What is Undue Influence?
The doctrine of undue influence is used to set aside testamentary documents and inter vivos gifts or transfers (gifts or transfers made during one’s lifetime). A person is the victim of undue influence when he or she is coerced into making a disposition or transfer that they oppose through the improper use of power or trust in a way that deprives him or her of free will and substitutes another’s objective. There are two different tests for undue influence,[i] depending on whether the alleged undue influence resulted in either a testamentary disposition or an inter vivos gift or transfer.
1. Undue Influence and Wills
Legal Burden of Proving the Will
The person propounding the will (putting forward as valid) has the legal burden of proving due execution, knowledge and approval, and testamentary capacity.[ii] If the will was duly executed with the requisite formalities, it is presumed that the testator knew and approved of the contents of the will and had the necessary testamentary capacity.[iii]
The presumption that the testator had testamentary capacity and knew and approved the contents of the will can be rebutted by showing that there were “suspicious circumstances.”[iv] Suspicious circumstances may be raised by, among other things,[v] evidence tending to show that the free will of the testator was overborne by acts of coercion.[vi] If such evidence is adduced, the legal burden reverts to the propounder of the will.[vii]
Examples of Suspicious Circumstances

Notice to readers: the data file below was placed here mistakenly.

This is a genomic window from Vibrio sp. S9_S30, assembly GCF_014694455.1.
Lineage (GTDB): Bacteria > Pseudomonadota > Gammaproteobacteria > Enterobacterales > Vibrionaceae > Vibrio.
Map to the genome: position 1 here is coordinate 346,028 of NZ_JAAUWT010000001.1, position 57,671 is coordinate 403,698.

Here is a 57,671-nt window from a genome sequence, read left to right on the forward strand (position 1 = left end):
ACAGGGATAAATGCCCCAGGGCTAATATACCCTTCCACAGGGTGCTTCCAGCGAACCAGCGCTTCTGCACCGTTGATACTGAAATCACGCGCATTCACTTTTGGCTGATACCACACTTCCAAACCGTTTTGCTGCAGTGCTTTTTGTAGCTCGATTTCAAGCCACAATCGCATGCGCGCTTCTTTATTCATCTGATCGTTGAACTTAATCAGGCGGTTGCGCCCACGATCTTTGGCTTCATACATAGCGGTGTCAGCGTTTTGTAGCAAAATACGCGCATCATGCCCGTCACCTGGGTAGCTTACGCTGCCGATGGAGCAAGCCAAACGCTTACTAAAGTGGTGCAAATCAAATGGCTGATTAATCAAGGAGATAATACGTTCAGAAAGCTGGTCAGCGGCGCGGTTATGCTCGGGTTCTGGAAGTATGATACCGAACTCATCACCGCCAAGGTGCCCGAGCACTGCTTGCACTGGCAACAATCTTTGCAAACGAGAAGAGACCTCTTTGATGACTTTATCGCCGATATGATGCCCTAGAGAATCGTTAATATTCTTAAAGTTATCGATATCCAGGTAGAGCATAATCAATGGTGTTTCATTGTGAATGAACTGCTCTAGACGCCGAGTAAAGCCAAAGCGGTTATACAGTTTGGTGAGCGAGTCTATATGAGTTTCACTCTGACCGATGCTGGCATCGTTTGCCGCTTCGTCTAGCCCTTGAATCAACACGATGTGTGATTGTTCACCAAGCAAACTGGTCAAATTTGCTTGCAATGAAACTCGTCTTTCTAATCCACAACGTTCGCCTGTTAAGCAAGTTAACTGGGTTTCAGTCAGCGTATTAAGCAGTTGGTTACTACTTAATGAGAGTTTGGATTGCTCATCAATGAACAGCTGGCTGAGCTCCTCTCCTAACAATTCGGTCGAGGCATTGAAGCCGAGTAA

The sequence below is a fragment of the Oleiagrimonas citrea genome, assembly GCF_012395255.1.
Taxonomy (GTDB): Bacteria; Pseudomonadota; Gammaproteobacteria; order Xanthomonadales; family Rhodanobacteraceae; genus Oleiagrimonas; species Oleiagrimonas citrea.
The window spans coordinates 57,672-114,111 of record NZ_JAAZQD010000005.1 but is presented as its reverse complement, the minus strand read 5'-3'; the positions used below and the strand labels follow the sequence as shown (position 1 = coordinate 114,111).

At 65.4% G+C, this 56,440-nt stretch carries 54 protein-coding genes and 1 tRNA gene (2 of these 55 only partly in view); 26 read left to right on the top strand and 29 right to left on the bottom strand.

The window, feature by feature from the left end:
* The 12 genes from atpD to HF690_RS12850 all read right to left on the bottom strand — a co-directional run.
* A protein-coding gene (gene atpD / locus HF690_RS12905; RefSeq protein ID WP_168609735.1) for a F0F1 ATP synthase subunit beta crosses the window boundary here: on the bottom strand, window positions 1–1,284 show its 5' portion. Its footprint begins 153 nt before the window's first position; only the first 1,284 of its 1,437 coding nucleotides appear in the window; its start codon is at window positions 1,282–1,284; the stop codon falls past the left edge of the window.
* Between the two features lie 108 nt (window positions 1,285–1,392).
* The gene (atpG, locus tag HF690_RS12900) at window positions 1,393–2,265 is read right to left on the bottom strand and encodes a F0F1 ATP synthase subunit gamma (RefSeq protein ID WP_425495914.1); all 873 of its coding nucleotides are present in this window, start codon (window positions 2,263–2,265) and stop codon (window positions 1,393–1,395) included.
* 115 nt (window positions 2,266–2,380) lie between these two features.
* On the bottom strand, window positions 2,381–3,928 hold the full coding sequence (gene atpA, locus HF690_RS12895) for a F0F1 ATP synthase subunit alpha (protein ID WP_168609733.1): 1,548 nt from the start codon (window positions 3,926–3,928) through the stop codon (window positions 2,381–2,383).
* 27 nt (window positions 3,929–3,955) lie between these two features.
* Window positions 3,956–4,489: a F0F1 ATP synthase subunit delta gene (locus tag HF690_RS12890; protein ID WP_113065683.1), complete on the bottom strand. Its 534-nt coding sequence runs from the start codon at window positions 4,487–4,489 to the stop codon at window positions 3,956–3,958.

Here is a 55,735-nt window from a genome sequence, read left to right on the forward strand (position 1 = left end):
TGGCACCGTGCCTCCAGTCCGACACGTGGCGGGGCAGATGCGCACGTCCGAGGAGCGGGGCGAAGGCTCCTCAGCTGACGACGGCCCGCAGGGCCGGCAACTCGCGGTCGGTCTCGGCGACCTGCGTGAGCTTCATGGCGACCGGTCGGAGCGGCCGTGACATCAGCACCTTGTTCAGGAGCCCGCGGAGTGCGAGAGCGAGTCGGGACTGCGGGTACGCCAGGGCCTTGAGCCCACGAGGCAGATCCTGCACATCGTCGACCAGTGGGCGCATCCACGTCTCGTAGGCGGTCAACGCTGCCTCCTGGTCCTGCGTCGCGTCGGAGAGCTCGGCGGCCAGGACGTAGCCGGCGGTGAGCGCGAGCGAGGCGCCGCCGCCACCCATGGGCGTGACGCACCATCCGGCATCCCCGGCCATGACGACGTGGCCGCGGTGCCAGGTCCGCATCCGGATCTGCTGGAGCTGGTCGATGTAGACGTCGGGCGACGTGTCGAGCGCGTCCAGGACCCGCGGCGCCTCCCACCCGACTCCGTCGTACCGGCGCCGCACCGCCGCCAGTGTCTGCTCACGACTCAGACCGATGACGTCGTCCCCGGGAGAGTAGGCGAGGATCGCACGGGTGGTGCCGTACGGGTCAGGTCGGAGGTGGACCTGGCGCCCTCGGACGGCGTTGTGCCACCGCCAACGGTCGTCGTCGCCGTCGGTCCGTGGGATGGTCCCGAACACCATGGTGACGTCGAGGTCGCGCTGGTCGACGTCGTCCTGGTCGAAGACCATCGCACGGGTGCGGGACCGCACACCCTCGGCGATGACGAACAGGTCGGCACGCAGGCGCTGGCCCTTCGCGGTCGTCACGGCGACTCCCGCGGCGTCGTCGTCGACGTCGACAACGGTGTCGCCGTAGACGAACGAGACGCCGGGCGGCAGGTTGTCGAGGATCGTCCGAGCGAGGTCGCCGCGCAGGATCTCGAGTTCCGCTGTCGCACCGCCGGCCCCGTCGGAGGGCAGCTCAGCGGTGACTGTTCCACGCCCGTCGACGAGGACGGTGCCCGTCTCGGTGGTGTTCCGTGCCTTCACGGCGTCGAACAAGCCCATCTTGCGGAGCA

The following are some potential examples of suspicious circumstances:
- The will was prepared in secrecy;
- The will had curious dispositions;
- The testator was elderly;
- The testator was dependant on the beneficiary;
- The testator had a physical or mental disability;
- The testator lacked control of his or her personal affairs;
- The testator was isolated from friends and family members;
- The testator made drastic changes to his or her testamentary plan; and
- The testator was unwilling to give the solicitor full information as to his or her situation.
Testamentary Undue Influence
If the propounder proves that the testator had capacity and knew and approved the contents of the will, the burden of proving that it was executed with undue influence rests upon the party making the allegation.[viii] The party challenging the will must show on a balance of probabilities that the testator’s assent to the will was obtained by influence amounting to coercion, [ix] such that the mind was overborne and lacking independence.
A party alleging undue influence must show that the testator was coerced. It is not enough to show that he or she was persuaded or advised to make a certain testamentary disposition,[x]
so long as the testator had free volition to accept or reject the advice or persuasions. It must be shown that someone exercised undue influence, and it was for this reason the will was made.